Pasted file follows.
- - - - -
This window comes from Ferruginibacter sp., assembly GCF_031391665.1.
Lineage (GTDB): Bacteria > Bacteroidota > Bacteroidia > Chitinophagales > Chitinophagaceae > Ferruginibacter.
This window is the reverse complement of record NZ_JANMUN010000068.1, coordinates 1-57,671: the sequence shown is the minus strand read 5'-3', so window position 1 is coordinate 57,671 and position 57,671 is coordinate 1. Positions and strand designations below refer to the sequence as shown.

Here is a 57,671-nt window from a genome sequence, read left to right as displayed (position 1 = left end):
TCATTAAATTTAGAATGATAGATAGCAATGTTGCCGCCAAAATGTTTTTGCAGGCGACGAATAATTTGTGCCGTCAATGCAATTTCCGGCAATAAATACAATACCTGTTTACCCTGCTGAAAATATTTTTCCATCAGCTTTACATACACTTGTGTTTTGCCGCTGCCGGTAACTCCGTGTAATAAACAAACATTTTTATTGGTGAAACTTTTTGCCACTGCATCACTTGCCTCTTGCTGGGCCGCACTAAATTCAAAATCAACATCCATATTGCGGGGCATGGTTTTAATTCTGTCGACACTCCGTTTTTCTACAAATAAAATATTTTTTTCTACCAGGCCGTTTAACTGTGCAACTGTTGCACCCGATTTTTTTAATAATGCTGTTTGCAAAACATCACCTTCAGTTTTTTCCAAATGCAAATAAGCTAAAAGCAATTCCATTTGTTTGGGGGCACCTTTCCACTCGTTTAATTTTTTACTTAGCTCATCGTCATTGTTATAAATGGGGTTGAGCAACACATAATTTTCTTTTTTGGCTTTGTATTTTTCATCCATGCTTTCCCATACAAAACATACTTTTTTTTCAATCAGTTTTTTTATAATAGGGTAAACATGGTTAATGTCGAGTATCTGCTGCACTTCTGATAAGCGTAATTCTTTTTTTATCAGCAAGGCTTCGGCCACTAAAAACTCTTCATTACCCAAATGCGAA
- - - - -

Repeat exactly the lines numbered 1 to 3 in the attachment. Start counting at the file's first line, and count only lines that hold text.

This window comes from Ferruginibacter sp., assembly GCF_031391665.1.
Lineage (GTDB): Bacteria > Bacteroidota > Bacteroidia > Chitinophagales > Chitinophagaceae > Ferruginibacter.
This window is the reverse complement of record NZ_JANMUN010000068.1, coordinates 1-57,671: the sequence shown is the minus strand read 5'-3', so window position 1 is coordinate 57,671 and position 57,671 is coordinate 1. Positions and strand designations below refer to the sequence as shown.